England's Most Haunted City
western tradition, Hallowe'en,
or All Saints' Eve - the evening of 31 st October
- is a time when all natural laws are suspended
and ghosts and demons roam the world.
It also marks the autumn equinox, a turning point
in the world's natural cycles when day and night
are of equal length. Halloween is the day in ancient
Celtic lore when summer ends and winter begins.
Halloween's earliest associations are with the
European Celtic festival of Samhain , which
marked the end of one year and the start of the
next. Great fires were traditionally lit and purifying
ceremonies carried out. In Cheshire, the villagers
at Alvanley - not far from Chester - still leapt
through the flames in spring and autumn as late
as the 18th century. In some districts the farmers
carried burning brands through the fields to purify
the soil and protect the crops from harm during
the coming year. Even today, bonfires are lit at
this season, albeit on 5th November in Britain,
in the guise of Guy Fawkes night.
Our Celtic ancestors also believed Samhain
(or Hallowe'en) was a time when a doorway opens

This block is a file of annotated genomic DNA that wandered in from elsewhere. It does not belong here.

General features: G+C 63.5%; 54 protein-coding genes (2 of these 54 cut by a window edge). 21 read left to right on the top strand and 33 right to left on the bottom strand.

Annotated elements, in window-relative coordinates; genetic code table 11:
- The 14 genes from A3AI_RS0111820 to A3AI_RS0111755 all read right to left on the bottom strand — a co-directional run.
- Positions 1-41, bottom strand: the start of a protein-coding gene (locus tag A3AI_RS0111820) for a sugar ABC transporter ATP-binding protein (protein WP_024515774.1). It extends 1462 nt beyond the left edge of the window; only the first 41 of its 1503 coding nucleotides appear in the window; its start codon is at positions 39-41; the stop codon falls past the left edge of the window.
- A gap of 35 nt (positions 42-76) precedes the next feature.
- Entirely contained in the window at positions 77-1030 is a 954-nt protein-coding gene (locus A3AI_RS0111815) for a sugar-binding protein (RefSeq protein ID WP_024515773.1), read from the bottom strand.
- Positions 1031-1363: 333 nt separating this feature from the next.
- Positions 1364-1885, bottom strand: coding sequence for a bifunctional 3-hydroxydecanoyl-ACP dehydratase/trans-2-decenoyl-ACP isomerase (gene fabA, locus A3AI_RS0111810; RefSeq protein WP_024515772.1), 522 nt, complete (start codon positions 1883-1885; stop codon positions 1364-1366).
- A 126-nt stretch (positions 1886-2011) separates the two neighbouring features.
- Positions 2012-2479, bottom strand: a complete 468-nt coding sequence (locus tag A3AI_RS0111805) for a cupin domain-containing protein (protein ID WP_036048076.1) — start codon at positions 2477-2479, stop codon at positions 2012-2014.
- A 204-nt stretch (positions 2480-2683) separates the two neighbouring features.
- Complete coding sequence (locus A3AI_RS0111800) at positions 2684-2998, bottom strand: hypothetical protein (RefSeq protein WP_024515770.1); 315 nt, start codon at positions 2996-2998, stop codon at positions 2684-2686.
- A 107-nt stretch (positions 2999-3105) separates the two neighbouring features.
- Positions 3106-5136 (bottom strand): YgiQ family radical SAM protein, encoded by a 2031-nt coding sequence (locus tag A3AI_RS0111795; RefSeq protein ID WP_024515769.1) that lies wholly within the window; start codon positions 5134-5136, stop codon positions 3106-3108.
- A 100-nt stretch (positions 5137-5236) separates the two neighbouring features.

between this world and the next, a time when supernatural
creatures come into the open, and the souls of the
dead revisit their former homes. The doorway opened
both ways, too, and the careless or unwary could
be pulled into another world. To our Celtic ancestors,
Halloween was all too literally the 'Night of the
The introduction of Christianity to Britain and Europe saw Samhain taken over and ‘rebranded' as All Hallows, or All Saints' Eve – the night before the Christian feast of All Saints' Day.
Today, Halloween customs continue across Britain and the USA, with children making pumpkin lanterns and dressing up as witches and warlocks, ghosts and skeletons to go ‘trick or treating' – walking from house to house after dark collecting sweets and money.